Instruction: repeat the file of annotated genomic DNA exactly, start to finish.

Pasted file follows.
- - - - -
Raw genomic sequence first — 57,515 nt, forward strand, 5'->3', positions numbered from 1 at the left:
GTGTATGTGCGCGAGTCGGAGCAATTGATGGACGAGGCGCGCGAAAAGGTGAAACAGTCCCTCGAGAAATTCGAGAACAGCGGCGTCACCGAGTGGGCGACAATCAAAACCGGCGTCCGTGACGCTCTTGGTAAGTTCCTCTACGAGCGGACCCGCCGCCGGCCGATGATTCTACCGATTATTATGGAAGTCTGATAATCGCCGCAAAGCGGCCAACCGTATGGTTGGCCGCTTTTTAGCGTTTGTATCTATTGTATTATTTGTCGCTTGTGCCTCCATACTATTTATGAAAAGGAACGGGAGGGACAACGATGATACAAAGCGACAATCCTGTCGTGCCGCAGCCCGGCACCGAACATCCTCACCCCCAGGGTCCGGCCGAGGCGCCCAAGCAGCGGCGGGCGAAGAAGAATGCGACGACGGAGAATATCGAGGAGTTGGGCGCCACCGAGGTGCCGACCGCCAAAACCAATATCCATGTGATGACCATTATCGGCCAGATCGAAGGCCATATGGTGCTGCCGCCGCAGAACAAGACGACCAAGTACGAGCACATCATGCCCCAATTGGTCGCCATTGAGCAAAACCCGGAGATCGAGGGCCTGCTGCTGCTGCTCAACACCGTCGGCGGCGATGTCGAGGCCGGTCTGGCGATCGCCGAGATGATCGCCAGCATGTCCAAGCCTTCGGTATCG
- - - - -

Raw genomic sequence first — 57,515 nt, forward strand, 5'->3', positions numbered from 1 at the left:
GTGTATGTGCGCGAGTCGGAGCAATTGATGGACGAGGCGCGCGAAAAGGTGAAACAGTCCCTCGAGAAATTCGAGAACAGCGGCGTCACCGAGTGGGCGACAATCAAAACCGGCGTCCGTGACGCTCTTGGTAAGTTCCTCTACGAGCGGACCCGCCGCCGGCCGATGATTCTACCGATTATTATGGAAGTCTGATAATCGCCGCAAAGCGGCCAACCGTATGGTTGGCCGCTTTTTAGCGTTTGTATCTATTGTATTATTTGTCGCTTGTGCCTCCATACTATTTATGAAAAGGAACGGGAGGGACAACGATGATACAAAGCGACAATCCTGTCGTGCCGCAGCCCGGCACCGAACATCCTCACCCCCAGGGTCCGGCCGAGGCGCCCAAGCAGCGGCGGGCGAAGAAGAATGCGACGACGGAGAATATCGAGGAGTTGGGCGCCACCGAGGTGCCGACCGCCAAAACCAATATCCATGTGATGACCATTATCGGCCAGATCGAAGGCCATATGGTGCTGCCGCCGCAGAACAAGACGACCAAGTACGAGCACATCATGCCCCAATTGGTCGCCATTGAGCAAAACCCGGAGATCGAGGGCCTGCTGCTGCTGCTCAACACCGTCGGCGGCGATGTCGAGGCCGGTCTGGCGATCGCCGAGATGATCGCCAGCATGTCCAAGCCTTCGGTATCG